Atheism: The Cost of Rejecting the Word

“If I had not come and spoken unto them, they had not had sin: but now they have no cloke for their sin.” — John 15:22 (KJV)

Emma_Thompson

I was surfing online the other day when I decided to read the Wiki biographies of British actors Emma Thompson and Stephen Fry. Both received English degrees at Cambridge University. They’re also atheists. Not only that, Stephen is a homosexual – and proud of it. British actor Skandar Keynes is also an atheist. He’s studying Arabic and Persian at Cambridge.

Cambridge University is the best this world offers, but it’s far short of heaven. The wisdom of this world is foolishness with God (1 Corinthians 3:19; cf 1:18-31). Unless Emma, Stephen, and Skandar enter God’s school – holiness, suffering, and love – they will remain fools in his eyes. The fool says in his heart, “There is no God” (Psalm 14:1, 53:1).

I never liked Emma but I never knew why. Now I know: she’s an atheist. People think atheists are like everyone else. They’re not. One can see the spiritual darkness, an absence of the life that is in God, in their faces. A person’s heart will show up on his or her face eventually. Atheists can’t hide their hearts from those with spiritual discernment.

Emma, Stephen, and Skandar have strong opinions about religion and the Bible.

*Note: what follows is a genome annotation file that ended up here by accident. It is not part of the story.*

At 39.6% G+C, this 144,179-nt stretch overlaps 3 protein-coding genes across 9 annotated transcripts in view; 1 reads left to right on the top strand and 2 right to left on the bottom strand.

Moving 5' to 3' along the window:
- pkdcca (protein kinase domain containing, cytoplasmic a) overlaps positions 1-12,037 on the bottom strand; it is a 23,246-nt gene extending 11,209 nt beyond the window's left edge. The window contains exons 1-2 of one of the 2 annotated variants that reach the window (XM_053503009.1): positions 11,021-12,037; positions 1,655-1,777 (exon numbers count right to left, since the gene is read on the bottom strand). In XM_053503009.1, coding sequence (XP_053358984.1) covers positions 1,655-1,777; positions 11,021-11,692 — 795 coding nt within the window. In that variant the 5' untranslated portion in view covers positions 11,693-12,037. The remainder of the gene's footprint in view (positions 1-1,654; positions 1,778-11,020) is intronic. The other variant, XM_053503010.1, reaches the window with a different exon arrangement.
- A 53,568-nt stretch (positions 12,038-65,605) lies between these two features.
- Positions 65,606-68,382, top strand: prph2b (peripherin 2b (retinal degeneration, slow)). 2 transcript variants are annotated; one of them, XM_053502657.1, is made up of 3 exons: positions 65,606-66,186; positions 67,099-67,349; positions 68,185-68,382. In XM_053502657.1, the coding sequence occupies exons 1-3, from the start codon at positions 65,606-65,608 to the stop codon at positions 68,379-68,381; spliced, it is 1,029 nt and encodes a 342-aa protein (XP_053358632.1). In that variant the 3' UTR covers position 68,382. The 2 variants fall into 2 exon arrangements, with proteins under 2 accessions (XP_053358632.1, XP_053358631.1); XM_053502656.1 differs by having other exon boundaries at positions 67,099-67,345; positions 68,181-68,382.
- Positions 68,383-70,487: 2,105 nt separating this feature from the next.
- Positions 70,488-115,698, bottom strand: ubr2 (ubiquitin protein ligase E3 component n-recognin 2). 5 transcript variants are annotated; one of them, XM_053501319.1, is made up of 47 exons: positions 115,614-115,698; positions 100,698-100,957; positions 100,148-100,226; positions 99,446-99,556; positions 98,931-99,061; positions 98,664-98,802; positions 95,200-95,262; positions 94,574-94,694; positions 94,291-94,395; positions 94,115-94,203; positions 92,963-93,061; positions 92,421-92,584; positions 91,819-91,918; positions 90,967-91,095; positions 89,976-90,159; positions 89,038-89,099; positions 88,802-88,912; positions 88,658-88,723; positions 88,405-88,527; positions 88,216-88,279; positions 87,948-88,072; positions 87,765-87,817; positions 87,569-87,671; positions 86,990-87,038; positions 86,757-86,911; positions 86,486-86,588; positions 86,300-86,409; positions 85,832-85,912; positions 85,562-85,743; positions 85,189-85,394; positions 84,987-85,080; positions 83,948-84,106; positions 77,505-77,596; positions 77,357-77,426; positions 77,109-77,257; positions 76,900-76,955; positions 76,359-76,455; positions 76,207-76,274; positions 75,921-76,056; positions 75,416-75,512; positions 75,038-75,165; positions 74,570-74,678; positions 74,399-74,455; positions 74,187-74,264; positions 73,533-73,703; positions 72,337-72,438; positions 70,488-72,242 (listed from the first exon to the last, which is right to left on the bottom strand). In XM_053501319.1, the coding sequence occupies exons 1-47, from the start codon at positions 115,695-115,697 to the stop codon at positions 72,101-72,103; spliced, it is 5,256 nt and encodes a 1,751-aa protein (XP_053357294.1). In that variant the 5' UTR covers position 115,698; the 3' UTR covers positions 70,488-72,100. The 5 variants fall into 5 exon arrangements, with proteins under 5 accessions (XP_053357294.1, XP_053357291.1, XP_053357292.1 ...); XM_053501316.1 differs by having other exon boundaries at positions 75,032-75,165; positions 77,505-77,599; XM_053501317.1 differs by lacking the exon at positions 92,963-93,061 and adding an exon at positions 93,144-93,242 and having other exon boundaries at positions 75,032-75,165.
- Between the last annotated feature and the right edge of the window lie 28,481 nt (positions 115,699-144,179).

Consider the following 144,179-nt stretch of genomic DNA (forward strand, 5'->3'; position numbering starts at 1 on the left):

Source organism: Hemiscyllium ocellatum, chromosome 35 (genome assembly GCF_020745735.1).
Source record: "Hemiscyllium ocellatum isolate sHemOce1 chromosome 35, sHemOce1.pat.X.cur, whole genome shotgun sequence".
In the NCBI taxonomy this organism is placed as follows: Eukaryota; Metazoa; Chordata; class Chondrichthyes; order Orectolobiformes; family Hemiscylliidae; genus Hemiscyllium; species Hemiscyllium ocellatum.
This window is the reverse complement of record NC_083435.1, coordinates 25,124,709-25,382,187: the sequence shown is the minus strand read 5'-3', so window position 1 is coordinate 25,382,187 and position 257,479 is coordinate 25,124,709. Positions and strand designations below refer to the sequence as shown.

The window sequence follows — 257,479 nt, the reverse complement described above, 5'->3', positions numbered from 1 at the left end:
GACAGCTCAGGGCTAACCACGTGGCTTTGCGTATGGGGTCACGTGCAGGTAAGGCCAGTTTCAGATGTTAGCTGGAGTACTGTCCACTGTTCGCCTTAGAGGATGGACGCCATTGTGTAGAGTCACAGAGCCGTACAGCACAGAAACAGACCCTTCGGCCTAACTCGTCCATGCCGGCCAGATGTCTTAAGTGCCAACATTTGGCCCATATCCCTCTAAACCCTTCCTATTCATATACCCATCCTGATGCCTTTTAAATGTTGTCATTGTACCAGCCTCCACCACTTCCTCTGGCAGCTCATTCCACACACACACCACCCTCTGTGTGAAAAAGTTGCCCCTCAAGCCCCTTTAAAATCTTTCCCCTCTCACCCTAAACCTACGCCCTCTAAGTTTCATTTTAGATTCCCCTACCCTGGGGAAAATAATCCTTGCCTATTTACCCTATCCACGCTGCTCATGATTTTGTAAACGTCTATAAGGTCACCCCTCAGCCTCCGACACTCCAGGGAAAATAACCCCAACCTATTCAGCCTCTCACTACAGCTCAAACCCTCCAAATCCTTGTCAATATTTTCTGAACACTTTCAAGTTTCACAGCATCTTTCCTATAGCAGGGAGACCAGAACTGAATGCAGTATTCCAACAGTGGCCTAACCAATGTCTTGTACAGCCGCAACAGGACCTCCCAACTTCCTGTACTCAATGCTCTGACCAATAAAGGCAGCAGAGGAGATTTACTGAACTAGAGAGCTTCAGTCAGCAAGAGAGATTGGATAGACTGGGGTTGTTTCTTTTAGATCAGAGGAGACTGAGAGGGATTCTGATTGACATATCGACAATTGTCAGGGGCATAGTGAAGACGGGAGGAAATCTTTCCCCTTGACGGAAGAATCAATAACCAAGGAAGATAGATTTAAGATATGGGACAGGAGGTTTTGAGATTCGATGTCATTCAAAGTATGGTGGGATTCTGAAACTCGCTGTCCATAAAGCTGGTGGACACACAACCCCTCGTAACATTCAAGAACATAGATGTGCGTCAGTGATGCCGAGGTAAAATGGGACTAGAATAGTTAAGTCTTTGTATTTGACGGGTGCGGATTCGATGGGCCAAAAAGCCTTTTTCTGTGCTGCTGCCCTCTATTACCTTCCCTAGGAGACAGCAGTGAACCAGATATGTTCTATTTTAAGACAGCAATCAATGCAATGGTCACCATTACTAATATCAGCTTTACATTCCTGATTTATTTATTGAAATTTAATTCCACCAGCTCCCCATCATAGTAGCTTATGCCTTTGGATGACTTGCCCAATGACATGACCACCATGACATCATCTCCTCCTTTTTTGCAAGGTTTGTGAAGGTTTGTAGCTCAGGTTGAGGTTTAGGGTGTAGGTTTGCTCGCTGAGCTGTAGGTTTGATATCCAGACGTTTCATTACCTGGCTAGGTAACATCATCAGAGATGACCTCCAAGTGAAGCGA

“I’m an atheist; I suppose you can call me a sort of libertarian anarchist. I regard religion with fear and suspicion. It’s not enough to say that I don’t believe in God. I actually regard the system as distressing: I am offended by some of the things said in the Bible and the Qur’an and I refute them. … I think that the Bible as a system of moral guidance in the 21st century is insufficient, … I feel quite strongly that we need a new moral lodestone if we can’t rely on what is inside our own selves. Which I think, actually, is pretty reliable.” — Emma Thompson, The Australian

“I was brought up within the Christian tradition, [but] I had a fairly secular upbringing. The guiding moral principles, the ethical principles, much of the philosophy, if properly applied, is very good. And I love Christmas. I know all the carols and all the songs, and Greg used to sing in the choir, so in spite of our secularism, we observe the Christmas tradition. And we talk about the [Christmas] story. It’s a very great story, and I grew up with it. It’s very interesting and full of metaphor.” — Emma, Good Housekeeping

“I knew I couldn’t believe in God, because I was fundamentally Hellenic in my outlook. … Sometimes belief means credulity, sometimes an expression of faith and hope which even the most sceptical atheist such as myself cannot but find inspiring. … The cruel, hypocritical and loveless hand of religion and absolutism has fallen on the world once more.” – Stephen Fry, Autobiography, lectures, The Guardian